February 03, 2016

Happiness as Social Control

Headshot 3.13 cropcompressBy Karen Sternheimer

The pursuit of happiness is so central to what it means to be American that it is part of one of our founding documents, the Declaration of Independence. It is a topic that I pursued informally for many years myself, having read a library's worth of self-help books trying to unlock the mystery of personal fulfillment. I came to some simple conclusions: that to be happy means to enjoy the little things in life, to appreciate the people in our lives, to focus on the present, and to take action steps towards our goals and consider action itself a mark of success, and also to do things that improve our health because feeling good, well, feels good.

I had not considered happiness as a scientific field of study until hearing about social psychologist Daniel Gilbert's work on happiness. Gilbert was inspired by events in his own life—things were not going particularly well for him at one point, and yet he did not feel unhappy. This led to a number of experiments about how well (or as it turns out, how poorly) people predict what makes them happy, which he describes in his bestselling book, Stumbling on Happiness.


Drawing on his years of research, Gilbert concludes that we tend to presume that we know what will make us happy, but it turns out we don't do a very good job of predicting this. For instance, we might think winning the lottery would make us happy, or that having a successful career and the admiration it brings from others would top the list. I hypothesize that many celebrities with substance abuse problems find that their fame and fortune do not fill the void that they were hoping it would, and their success does not fulfill them as they once had hoped.

In an online Q&A with his publisher, Gilbert describes a very sociological process: the pursuit of happiness is a form of social control. This doesn't mean that happiness, or its pursuit is "bad," only that the things we think will bring us happiness are social constructions, rooted in the broader social structure. He observes:

For a society to function, many things must happen. For example, people must buy each other's goods and services, people must reproduce and raise their children, and so on. Of course, people won't do these things for the good of their societies because people are typically interested in doing things for the good of themselves. So societies develop essential myths such as "Money will make you happy" and "Children will make you happy," and these myths motivate their members to do what the societies need them to do. But research shows that neither of those things actually makes people particularly happy. Money has only minor and rapidly diminishing effects on happiness, and parents are generally happier watching TV or doing housework than interacting with their children. (Sorry, kids, but that's what the data show).

Happiness is such an alluring concept that we often will do many things we wouldn't otherwise to "get" happy. We might undertake a field of study for a career that we think will do the trick. We might stop eating foods we enjoy because we hope doing so might make us thinner (and presumably happier). We might marry someone simply because other people seem happily married and we learn from others that being married and having kids is a pathway to happiness. Because we see other people celebrating these accomplishments, it becomes socially ingrained that these are in fact accomplishments that others will celebrate in us, and won't that make us happy?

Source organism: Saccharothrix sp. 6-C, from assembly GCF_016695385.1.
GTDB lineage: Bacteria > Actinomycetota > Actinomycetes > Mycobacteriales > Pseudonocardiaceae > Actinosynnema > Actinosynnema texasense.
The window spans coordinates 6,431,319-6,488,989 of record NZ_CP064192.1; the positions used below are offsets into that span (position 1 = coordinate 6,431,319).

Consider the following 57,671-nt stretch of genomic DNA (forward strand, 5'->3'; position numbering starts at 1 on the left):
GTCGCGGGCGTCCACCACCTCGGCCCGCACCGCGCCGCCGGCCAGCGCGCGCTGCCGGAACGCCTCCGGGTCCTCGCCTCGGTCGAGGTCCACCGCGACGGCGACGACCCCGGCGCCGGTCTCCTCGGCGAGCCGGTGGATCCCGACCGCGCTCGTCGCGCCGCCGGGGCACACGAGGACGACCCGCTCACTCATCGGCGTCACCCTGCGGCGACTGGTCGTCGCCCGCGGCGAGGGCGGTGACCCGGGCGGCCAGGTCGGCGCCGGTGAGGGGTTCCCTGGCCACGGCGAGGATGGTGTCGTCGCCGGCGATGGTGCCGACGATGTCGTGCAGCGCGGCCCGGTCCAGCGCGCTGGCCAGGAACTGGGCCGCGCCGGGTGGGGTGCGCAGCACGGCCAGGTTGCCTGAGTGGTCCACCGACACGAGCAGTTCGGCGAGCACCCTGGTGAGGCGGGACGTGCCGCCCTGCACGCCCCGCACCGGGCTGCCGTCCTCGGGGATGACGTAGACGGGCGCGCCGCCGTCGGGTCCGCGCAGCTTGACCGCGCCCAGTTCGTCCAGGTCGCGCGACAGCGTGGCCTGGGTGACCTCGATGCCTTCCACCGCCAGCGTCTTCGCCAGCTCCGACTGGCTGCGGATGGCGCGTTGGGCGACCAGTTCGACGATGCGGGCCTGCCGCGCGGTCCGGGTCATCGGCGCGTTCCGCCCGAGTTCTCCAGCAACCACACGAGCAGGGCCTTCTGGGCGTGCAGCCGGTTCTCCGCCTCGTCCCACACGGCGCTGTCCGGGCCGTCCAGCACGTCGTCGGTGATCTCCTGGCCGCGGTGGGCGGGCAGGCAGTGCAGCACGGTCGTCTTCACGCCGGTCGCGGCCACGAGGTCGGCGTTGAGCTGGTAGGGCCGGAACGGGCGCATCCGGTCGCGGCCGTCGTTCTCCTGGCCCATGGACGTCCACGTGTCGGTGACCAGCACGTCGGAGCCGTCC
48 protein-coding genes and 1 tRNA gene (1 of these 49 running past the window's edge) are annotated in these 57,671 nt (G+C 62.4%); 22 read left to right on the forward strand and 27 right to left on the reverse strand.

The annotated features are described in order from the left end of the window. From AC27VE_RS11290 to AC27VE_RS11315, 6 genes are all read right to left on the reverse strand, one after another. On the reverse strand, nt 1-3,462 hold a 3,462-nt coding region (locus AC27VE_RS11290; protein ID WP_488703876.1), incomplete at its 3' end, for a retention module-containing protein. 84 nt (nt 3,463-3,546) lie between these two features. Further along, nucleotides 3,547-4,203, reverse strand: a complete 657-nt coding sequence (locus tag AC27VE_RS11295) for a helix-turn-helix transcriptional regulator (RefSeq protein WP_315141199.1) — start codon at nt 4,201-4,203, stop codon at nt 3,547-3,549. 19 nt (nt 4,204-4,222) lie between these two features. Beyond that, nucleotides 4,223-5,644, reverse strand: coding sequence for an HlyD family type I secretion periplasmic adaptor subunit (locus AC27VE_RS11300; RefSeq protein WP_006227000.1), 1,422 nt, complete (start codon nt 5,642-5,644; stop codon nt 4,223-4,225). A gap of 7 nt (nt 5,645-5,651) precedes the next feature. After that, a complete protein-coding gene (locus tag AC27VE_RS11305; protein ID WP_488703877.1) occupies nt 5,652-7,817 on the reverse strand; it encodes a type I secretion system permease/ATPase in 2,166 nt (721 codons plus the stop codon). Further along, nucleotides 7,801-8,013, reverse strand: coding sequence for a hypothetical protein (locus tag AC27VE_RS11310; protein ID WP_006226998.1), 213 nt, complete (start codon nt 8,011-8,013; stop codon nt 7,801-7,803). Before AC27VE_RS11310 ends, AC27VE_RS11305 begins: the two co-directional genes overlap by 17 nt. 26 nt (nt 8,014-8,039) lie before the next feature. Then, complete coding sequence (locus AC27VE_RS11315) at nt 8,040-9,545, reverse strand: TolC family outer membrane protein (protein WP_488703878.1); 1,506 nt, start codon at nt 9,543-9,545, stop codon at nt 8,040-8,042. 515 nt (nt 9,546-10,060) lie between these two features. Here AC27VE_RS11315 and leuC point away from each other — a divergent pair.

Of course, these things might truly enhance our life experiences. Or they might not—and that is the take away from Gilbert's research. He's not telling us to forget about college, marriage, kids or anything, for that matter. Just that they are not necessarily keys to the kingdom of happiness. For example, relationships are better when the people involved are happy to begin with, rather than when we hope or expect the other person will make us happy.


Gilbert's point in the above quote goes beyond our personal happiness. He is reminding us that what we think will make us happy serves a broader purpose than our individual lives. The pursuit of happiness is an economic engine; if we think looking younger/thinner/sexier will make us happy, and we see products that we think will help us accomplish these things we are more likely to buy them. The gym memberships, the hair products, facial cleansers, weight loss pills, and many other products are sold as happiness shortcuts.

This social control extends beyond marketing into other realms of social life, such as religion, where we might follow particular rules because we want to be part of a congregation today and eventually enjoy the benefits of an afterlife. Gilbert's point is not simply that we are duped into these things, but that we are encouraged to believe that they are part of being happy, which may or may not hold true for everyone.

What else are we regularly told will make us happy? And how does this reflect the broader needs of society?


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